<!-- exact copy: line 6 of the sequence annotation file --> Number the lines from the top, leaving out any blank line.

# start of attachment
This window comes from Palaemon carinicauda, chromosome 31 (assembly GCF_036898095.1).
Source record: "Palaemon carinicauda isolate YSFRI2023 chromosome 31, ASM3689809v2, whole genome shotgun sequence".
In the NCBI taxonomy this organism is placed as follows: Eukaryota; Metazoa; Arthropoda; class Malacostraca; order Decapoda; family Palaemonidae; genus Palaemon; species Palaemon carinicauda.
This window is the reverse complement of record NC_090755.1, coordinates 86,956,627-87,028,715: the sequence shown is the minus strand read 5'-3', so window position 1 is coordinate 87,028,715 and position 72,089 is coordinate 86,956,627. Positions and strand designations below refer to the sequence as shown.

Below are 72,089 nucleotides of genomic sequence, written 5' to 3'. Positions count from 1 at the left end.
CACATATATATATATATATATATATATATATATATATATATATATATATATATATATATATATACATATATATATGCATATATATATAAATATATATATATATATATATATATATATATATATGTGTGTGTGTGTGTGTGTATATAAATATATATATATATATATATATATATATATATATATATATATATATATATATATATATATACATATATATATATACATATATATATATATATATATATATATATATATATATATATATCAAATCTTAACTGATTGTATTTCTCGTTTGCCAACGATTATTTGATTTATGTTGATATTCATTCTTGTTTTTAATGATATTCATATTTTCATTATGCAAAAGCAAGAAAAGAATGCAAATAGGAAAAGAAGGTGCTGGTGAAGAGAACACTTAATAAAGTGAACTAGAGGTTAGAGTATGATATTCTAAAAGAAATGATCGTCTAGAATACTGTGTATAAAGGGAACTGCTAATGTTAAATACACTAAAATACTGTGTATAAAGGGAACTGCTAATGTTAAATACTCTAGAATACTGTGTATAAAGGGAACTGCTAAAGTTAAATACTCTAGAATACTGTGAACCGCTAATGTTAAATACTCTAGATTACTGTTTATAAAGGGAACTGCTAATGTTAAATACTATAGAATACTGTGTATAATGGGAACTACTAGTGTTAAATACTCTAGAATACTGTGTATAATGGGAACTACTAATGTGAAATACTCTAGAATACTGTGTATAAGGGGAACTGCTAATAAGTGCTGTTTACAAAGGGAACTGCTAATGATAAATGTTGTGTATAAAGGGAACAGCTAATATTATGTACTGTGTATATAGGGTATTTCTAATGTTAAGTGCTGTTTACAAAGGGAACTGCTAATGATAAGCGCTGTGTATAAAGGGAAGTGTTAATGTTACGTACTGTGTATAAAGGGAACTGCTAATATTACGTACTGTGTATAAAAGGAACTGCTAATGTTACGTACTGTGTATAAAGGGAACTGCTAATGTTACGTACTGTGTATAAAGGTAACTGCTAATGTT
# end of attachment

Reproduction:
CACATATATATATATATATATATATATATATATATATATATATATATATATATATATATATATACATATATATATGCATATATATATAAATATATATATATATATATATATATATATATATATGTGTGTGTGTGTGTGTGTATATAAATATATATATATATATATATATATATATATATATATATATATATATATATATATATATATACATATATATATATACATATATATATATATATATATATATATATATATATATATATATCAAATCTTAACTGATTGTATTTCTCGTTTGCCAACGATTATTTGATTTATGTTGATATTCATTCTTGTTTTTAATGATATTCATATTTTCATTATGCAAAAGCAAGAAAAGAATGCAAATAGGAAAAGAAGGTGCTGGTGAAGAGAACACTTAATAAAGTGAACTAGAGGTTAGAGTATGATATTCTAAAAGAAATGATCGTCTAGAATACTGTGTATAAAGGGAACTGCTAATGTTAAATACACTAAAATACTGTGTATAAAGGGAACTGCTAATGTTAAATACTCTAGAATACTGTGTATAAAGGGAACTGCTAAAGTTAAATACTCTAGAATACTGTGAACCGCTAATGTTAAATACTCTAGATTACTGTTTATAAAGGGAACTGCTAATGTTAAATACTATAGAATACTGTGTATAATGGGAACTACTAGTGTTAAATACTCTAGAATACTGTGTATAATGGGAACTACTAATGTGAAATACTCTAGAATACTGTGTATAAGGGGAACTGCTAATAAGTGCTGTTTACAAAGGGAACTGCTAATGATAAATGTTGTGTATAAAGGGAACAGCTAATATTATGTACTGTGTATATAGGGTATTTCTAATGTTAAGTGCTGTTTACAAAGGGAACTGCTAATGATAAGCGCTGTGTATAAAGGGAAGTGTTAATGTTACGTACTGTGTATAAAGGGAACTGCTAATATTACGTACTGTGTATAAAAGGAACTGCTAATGTTACGTACTGTGTATAAAGGGAACTGCTAATGTTACGTACTGTGTATAAAGGTAACTGCTAATGTT